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Anthony Petrella, with his mom Carla and dad Phil, holds a photo of his brother Michael, who died in 2019 after two years of treatment for acute lymphoblastic leukemia. Carla is holding the book-shaped urn that contains Michael’s remains.Christinne Muschi

In his final days, Michael Petrella’s bedroom – and then hospital room – had something of a revolving door. All his loved ones came by, on his insistence, to say goodbye.

At just 20 years old, with his body failing after nearly two years of treatments for aggressive acute lymphoblastic leukemia, the young Montreal man found the energy to speak from the heart to his family and friends. He let them know how he felt about them, and what he wanted after he was gone.

“I’m terrified of dying,” Michael told his parents Carla and Phil. “But I’m also terrified of leaving you guys behind.” Along with detailed wishes regarding his funeral, he asked his family to keep raising funds and awareness for blood cancers.

“Mom, this is my purpose,” he told Carla, repeatedly: “To help other people like myself.”

Phil remembers Michael telling him to take better care of himself, to get fit and stay healthy for the family. He had a similar message for his friends, telling them “Life is short,” and urging them to make wise choices in life. He asked two friends in particular to “keep an eye on” his little brother Anthony, now 15, worrying that he would need guidance.

Michael died on March 19, 2019, and now, more than a year after his death, his family looks back on those final, tearful discussions as precious gifts.

“He made those conversations happen,” Carla says. “Because we went through it, we feel it’s very important for other families to have those conversations, difficult as they are.”

The reality is that many families facing death don’t have these conversations, says Elizabeth Dougherty, a palliative care psychosocial clinician and educator based in Burlington, Ontario. She counsels grieving families and says they often struggle to talk about death, plan for the future and say goodbye.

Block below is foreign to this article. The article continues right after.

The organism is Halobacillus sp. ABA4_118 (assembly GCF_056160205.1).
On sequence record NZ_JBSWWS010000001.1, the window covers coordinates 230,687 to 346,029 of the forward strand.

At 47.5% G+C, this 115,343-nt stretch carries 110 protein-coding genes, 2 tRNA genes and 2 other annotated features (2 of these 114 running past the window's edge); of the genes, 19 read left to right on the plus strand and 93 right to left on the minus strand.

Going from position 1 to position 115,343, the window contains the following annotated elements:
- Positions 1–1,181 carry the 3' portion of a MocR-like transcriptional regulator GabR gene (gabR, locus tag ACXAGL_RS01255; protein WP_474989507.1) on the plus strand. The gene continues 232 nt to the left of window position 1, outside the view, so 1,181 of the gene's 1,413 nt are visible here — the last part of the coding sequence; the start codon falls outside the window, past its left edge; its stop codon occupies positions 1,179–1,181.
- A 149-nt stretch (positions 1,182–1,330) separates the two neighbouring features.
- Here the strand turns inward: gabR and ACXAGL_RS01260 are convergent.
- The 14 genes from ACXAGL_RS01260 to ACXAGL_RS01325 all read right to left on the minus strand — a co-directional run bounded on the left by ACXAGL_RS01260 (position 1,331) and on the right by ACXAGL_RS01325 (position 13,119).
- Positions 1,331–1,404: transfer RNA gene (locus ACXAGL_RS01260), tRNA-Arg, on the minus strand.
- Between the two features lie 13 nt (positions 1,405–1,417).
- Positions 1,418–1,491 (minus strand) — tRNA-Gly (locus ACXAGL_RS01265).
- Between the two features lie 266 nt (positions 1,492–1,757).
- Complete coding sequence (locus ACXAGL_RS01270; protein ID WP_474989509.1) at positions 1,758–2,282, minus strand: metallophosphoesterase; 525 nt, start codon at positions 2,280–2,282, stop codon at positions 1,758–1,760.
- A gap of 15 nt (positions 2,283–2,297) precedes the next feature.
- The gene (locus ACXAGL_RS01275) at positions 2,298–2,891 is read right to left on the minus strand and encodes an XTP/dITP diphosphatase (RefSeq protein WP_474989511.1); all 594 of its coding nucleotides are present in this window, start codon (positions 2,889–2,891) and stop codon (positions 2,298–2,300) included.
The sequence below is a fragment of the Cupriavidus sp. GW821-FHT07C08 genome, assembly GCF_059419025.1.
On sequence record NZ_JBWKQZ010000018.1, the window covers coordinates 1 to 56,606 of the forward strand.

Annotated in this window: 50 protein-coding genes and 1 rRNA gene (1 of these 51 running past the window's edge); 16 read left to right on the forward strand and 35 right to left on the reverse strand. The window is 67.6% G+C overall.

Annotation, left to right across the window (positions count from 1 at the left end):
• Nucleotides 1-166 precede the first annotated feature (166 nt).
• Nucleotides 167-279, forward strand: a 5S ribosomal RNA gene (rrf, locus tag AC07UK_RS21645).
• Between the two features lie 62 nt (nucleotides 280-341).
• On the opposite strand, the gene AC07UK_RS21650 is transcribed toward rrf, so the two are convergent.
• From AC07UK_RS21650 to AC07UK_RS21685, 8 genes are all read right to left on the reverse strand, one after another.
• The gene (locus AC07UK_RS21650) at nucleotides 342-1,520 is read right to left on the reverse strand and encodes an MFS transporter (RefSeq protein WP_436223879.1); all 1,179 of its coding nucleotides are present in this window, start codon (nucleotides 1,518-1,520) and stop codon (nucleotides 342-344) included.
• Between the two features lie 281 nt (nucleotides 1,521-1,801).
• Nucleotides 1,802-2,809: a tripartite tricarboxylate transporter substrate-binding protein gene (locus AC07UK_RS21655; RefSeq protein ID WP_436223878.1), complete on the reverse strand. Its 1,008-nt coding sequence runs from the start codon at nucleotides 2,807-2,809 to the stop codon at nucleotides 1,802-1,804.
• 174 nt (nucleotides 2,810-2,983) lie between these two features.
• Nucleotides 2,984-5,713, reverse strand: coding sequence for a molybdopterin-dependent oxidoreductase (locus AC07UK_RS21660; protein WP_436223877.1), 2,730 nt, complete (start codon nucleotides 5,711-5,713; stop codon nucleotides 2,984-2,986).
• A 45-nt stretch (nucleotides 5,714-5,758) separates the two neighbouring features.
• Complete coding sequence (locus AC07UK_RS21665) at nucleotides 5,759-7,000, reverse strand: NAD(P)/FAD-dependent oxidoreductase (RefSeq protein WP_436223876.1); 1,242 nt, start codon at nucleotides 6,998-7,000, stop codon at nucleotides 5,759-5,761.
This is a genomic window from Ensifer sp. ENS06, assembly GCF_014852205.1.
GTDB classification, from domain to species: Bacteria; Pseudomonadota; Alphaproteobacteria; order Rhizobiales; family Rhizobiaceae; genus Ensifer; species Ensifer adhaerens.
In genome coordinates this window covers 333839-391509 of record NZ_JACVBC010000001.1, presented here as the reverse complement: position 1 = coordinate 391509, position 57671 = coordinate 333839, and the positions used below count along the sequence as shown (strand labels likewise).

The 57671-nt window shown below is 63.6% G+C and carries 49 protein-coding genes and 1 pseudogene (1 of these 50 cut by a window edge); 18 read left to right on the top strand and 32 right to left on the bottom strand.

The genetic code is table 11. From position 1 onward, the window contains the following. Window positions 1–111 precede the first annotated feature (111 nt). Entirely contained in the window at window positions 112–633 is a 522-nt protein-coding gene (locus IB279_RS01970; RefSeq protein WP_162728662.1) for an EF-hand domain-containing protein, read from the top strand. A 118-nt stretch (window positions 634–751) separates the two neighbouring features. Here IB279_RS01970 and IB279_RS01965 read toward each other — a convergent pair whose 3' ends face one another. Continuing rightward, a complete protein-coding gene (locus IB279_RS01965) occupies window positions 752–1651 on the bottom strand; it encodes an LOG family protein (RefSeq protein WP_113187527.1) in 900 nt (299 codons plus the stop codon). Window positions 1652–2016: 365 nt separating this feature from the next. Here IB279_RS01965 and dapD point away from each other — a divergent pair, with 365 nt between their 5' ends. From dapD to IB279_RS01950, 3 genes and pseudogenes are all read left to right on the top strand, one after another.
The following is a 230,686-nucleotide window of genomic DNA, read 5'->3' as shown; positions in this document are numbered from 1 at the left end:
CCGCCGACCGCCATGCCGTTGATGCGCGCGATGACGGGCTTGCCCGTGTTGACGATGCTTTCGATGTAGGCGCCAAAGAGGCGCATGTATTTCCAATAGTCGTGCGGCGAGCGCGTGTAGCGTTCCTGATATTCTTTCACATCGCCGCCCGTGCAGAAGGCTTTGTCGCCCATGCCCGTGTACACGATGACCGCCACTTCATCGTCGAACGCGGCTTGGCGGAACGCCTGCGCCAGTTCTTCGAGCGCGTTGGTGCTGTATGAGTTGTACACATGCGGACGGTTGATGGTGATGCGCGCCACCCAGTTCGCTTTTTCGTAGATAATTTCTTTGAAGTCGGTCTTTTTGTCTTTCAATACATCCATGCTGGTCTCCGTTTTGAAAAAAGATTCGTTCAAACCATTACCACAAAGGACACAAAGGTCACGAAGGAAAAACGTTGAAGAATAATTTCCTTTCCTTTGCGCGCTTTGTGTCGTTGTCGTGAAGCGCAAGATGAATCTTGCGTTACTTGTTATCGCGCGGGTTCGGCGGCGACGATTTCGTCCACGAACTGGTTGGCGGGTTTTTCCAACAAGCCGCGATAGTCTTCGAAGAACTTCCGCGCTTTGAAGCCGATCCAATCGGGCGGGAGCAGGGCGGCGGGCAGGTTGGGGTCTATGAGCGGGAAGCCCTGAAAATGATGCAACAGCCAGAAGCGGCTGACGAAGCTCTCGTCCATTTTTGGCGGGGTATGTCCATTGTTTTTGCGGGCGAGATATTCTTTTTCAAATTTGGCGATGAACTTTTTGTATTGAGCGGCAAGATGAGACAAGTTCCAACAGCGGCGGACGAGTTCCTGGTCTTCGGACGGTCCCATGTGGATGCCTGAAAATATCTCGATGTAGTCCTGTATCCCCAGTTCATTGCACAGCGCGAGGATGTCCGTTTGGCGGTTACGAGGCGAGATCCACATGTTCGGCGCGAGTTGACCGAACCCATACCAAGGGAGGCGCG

For many, talking about emotions is just too hard, and they don’t know where to start, Dougherty says. The parents of a terminally ill child may be particularly reticent to bring up the concept of death.

“They’re so afraid, people often say nothing,” she says.

But when families don’t have these difficult discussions with their dying loved one, “I see avoidable suffering and missed opportunities.”

We feel it’s very important for other families to have those conversations, difficult as they are.

Carla Petrella
on discussing death with her terminally ill son, Michael

To get conversations started, Dougherty recommends families try the “three Ws”: wonder, worry and wish. That starts with asking their terminally ill loved one what they are wondering about, which may prompt them to voice questions such as the side effects of medications or when death will come. Asking what they are worrying about can prompt them to talk about their fears, such as how the family will cope after their death. The wish part helps people express their wishes for funerals and end of life care.

Some families may need support to begin talking. Bereavement counselling is sometimes available, but Dougherty warns it can be difficult to secure through the health-care system, and families many end up paying out of pocket.

The Leukemia & Lymphoma Society of Canada (LLSC) offers resources on their website to support families and individuals facing the terminal phase of an illness ( As well, the LLSC’s Community Services Managers are compassionate navigators trained to help support families with everything from financial assistance to educational resources to insurance support, as well as providing referrals to other services in the community.

“Community Service Managers can help people affected by a blood cancer access critical resources and support services they need at every step of their blood cancer experience,” says Nadine Prevost, director, community engagement at the LLSC.

The Petrella family still feels heavy grief at the loss of their bright and caring son. They take comfort in knowing they said their goodbyes fully and, as best they could, gave him the death and funeral he wanted. They know how much he valued their work in raising money for blood cancers, so they keep up traditions like participating in the LLSC’s Light The Night.

Though death can happen suddenly, Carla says she’s glad Michael had the time to communicate his thoughts and wishes. “Sometimes people don’t have that opportunity to say what they need to say.”

Now in its 16th year, Light The Night is a fundraising event that unites the entire blood cancer community to celebrate cancer survivors, honour those that have been lost and give hope to those facing a blood cancer. This event generates 60 per cent of The Leukemia & Lymphoma Society’s total revenue, providing critical funding for blood cancer research and support services.

This year, Light The Night will be happening virtually, with teams across the country celebrating as one community on October 24th at 7pm EST. Visit for more info.

Advertising feature produced by Globe Content Studio. The Globe’s editorial department was not involved.